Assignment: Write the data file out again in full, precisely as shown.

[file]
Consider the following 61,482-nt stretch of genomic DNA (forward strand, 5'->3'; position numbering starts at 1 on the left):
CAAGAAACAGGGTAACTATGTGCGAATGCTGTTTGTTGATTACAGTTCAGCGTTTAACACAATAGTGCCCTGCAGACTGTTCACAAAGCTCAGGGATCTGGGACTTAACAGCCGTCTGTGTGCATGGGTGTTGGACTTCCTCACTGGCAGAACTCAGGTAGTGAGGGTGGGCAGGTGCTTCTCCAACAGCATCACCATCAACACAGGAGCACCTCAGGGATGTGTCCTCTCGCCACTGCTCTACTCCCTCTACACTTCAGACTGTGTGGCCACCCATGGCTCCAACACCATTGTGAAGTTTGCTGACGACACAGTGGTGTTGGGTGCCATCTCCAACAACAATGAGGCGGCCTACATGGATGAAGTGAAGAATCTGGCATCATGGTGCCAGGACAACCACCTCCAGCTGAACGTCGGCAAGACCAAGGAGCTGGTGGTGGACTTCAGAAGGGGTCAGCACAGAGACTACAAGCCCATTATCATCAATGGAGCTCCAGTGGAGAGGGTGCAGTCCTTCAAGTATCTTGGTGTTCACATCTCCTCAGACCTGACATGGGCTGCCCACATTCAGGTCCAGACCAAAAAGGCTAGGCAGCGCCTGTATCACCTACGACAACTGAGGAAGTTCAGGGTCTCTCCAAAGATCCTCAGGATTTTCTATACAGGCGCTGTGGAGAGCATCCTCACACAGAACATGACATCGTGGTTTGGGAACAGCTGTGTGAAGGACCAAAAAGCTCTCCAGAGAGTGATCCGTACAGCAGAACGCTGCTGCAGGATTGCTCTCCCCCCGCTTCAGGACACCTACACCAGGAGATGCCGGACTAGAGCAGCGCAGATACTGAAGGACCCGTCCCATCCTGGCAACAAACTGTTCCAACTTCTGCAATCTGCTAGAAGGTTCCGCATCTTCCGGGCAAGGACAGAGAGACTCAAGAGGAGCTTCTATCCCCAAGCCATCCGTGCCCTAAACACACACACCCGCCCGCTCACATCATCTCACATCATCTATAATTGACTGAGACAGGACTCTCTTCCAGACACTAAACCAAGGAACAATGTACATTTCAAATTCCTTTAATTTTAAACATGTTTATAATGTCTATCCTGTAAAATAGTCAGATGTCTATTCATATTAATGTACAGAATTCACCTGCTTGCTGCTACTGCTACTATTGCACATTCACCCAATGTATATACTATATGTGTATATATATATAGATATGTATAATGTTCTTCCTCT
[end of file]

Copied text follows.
Consider the following 61,482-nt stretch of genomic DNA (forward strand, 5'->3'; position numbering starts at 1 on the left):
CAAGAAACAGGGTAACTATGTGCGAATGCTGTTTGTTGATTACAGTTCAGCGTTTAACACAATAGTGCCCTGCAGACTGTTCACAAAGCTCAGGGATCTGGGACTTAACAGCCGTCTGTGTGCATGGGTGTTGGACTTCCTCACTGGCAGAACTCAGGTAGTGAGGGTGGGCAGGTGCTTCTCCAACAGCATCACCATCAACACAGGAGCACCTCAGGGATGTGTCCTCTCGCCACTGCTCTACTCCCTCTACACTTCAGACTGTGTGGCCACCCATGGCTCCAACACCATTGTGAAGTTTGCTGACGACACAGTGGTGTTGGGTGCCATCTCCAACAACAATGAGGCGGCCTACATGGATGAAGTGAAGAATCTGGCATCATGGTGCCAGGACAACCACCTCCAGCTGAACGTCGGCAAGACCAAGGAGCTGGTGGTGGACTTCAGAAGGGGTCAGCACAGAGACTACAAGCCCATTATCATCAATGGAGCTCCAGTGGAGAGGGTGCAGTCCTTCAAGTATCTTGGTGTTCACATCTCCTCAGACCTGACATGGGCTGCCCACATTCAGGTCCAGACCAAAAAGGCTAGGCAGCGCCTGTATCACCTACGACAACTGAGGAAGTTCAGGGTCTCTCCAAAGATCCTCAGGATTTTCTATACAGGCGCTGTGGAGAGCATCCTCACACAGAACATGACATCGTGGTTTGGGAACAGCTGTGTGAAGGACCAAAAAGCTCTCCAGAGAGTGATCCGTACAGCAGAACGCTGCTGCAGGATTGCTCTCCCCCCGCTTCAGGACACCTACACCAGGAGATGCCGGACTAGAGCAGCGCAGATACTGAAGGACCCGTCCCATCCTGGCAACAAACTGTTCCAACTTCTGCAATCTGCTAGAAGGTTCCGCATCTTCCGGGCAAGGACAGAGAGACTCAAGAGGAGCTTCTATCCCCAAGCCATCCGTGCCCTAAACACACACACCCGCCCGCTCACATCATCTCACATCATCTATAATTGACTGAGACAGGACTCTCTTCCAGACACTAAACCAAGGAACAATGTACATTTCAAATTCCTTTAATTTTAAACATGTTTATAATGTCTATCCTGTAAAATAGTCAGATGTCTATTCATATTAATGTACAGAATTCACCTGCTTGCTGCTACTGCTACTATTGCACATTCACCCAATGTATATACTATATGTGTATATATATATAGATATGTATAATGTTCTTCCTCT